Mixed messages ahead of stimulus deal
(Last newsletter of the year, Happy Holidays!)
Greetings, we are taking a two-week break from the newsletter, so this is the last edition until 5th January. We’ll still be on Twitter to post some of the most interesting charts: @macro_daily. Happy Holidays!
Chart of the Day
There were some mixed messages from markets at the end of the week. On the one hand, there were further signs that the equity rotation into more cyclical sectors is running out of steam, with the financials-to-S&P 500 ratio dropping back to its weakest since mid-November. On the other hand, the continued rise in the 10-year US breakeven bond yield, a measure of inflation compensation, implies bond investors are still raising their expectations for growth and inflation. With US politicians finally agreeing to a stimulus bill late Sunday, perhaps we shall see cyclical equity sectors perform better.
The German Ifo survey improved in December but still points to negative GDP growth.
Foreign direct investment into Brazil continued to sink in November, although the recent improvements in the EM currencies suggest this trend is probably starting to reverse.
In Canada, consumer confidence has picked up marginally in recent months but remains low by past standards - that hasn’t prevented very strong retail sales growth though.
In the US, the conference board leading indicator improved in November despite the further spread of Covid.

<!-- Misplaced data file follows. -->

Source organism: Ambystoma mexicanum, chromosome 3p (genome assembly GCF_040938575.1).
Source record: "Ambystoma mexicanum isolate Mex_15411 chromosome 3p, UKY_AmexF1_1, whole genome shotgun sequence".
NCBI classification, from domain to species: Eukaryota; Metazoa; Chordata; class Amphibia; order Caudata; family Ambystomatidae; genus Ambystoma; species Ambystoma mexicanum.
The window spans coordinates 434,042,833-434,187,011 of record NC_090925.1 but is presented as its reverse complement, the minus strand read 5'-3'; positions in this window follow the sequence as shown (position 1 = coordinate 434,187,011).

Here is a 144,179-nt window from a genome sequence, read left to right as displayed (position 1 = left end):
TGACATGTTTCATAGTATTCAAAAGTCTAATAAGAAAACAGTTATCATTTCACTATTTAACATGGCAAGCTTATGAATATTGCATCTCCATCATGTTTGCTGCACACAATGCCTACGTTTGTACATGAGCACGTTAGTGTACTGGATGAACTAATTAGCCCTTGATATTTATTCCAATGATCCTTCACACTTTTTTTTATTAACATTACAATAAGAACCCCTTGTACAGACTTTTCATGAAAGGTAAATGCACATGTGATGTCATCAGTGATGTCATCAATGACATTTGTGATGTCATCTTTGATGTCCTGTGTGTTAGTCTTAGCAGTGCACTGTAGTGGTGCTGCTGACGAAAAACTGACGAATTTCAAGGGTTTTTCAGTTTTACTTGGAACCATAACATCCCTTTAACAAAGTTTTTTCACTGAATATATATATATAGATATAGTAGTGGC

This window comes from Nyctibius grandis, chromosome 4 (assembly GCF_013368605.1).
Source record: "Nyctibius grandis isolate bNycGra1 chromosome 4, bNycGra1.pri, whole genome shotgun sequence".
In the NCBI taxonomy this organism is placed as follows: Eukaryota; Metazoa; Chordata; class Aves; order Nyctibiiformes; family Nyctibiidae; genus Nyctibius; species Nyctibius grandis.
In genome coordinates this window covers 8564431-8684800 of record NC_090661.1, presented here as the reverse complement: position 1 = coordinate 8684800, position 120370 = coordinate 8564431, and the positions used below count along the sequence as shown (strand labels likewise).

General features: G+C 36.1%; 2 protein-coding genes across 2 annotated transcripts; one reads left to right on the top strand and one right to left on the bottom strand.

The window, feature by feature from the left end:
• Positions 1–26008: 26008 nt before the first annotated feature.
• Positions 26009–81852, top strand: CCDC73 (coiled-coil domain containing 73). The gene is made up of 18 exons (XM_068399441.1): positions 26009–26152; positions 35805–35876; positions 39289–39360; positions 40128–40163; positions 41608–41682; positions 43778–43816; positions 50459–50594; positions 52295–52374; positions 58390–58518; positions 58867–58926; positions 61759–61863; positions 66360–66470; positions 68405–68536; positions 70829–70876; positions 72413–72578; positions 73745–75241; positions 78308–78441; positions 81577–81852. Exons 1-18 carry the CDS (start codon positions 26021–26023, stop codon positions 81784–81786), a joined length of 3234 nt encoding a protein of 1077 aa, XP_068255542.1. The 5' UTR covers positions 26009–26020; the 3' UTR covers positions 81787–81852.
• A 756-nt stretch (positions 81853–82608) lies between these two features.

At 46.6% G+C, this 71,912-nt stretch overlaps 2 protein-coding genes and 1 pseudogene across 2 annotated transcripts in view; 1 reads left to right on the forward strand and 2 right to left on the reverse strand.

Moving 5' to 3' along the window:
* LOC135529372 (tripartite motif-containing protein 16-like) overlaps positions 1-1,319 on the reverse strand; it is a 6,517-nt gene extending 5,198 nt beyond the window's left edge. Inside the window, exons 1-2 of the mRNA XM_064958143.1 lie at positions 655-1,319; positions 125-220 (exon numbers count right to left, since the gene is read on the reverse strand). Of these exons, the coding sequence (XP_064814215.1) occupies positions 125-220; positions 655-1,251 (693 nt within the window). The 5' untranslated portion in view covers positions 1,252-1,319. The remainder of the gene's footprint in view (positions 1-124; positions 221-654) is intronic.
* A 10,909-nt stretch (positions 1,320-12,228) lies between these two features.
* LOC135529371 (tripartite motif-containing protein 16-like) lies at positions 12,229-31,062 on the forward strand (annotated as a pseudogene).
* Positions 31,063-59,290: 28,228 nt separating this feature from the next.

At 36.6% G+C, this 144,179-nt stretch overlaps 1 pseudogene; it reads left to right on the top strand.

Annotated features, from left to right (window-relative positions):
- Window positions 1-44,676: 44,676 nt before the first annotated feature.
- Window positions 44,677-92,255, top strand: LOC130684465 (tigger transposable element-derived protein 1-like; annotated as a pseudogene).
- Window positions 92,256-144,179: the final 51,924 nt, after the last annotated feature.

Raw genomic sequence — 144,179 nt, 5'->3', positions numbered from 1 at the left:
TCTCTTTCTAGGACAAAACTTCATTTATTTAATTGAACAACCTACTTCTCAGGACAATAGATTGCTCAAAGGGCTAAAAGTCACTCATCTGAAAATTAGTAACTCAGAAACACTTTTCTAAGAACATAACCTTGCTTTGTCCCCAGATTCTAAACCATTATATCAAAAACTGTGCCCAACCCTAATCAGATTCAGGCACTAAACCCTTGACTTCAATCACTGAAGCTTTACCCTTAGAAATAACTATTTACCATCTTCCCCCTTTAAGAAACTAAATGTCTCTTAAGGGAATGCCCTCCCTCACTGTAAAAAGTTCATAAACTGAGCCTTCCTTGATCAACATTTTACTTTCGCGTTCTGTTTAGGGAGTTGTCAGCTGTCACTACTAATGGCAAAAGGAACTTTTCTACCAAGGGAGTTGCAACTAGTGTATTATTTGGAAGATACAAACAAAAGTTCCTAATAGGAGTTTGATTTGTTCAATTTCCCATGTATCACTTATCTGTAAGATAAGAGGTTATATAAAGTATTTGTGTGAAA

The CFTC Commitment of Traders report showed traders have decreased their net longs in safe-haven currencies ahead of year-end, potentially a sign that more are positioning for an improvement in economic conditions in 2021. They also trimmed their shorts in cyclical currencies like the CAD, RUB and BRL.
On the other hand, there were some signs traders think the rally in copper may be losing steam, as they reduced their net long position.
Positioning alone no longer seems to suggest that euro should rally much further.
It wasn’t just financials that underperformed last week, other key cyclical sectors also performed poorly, especially energy, although materials actually did relatively well.
Finally, implied exchange rate volatility remains elevated for many of the more cyclical currencies like NOK, BRL and MXN, a sign that traders are still concerned about further negative surprises.
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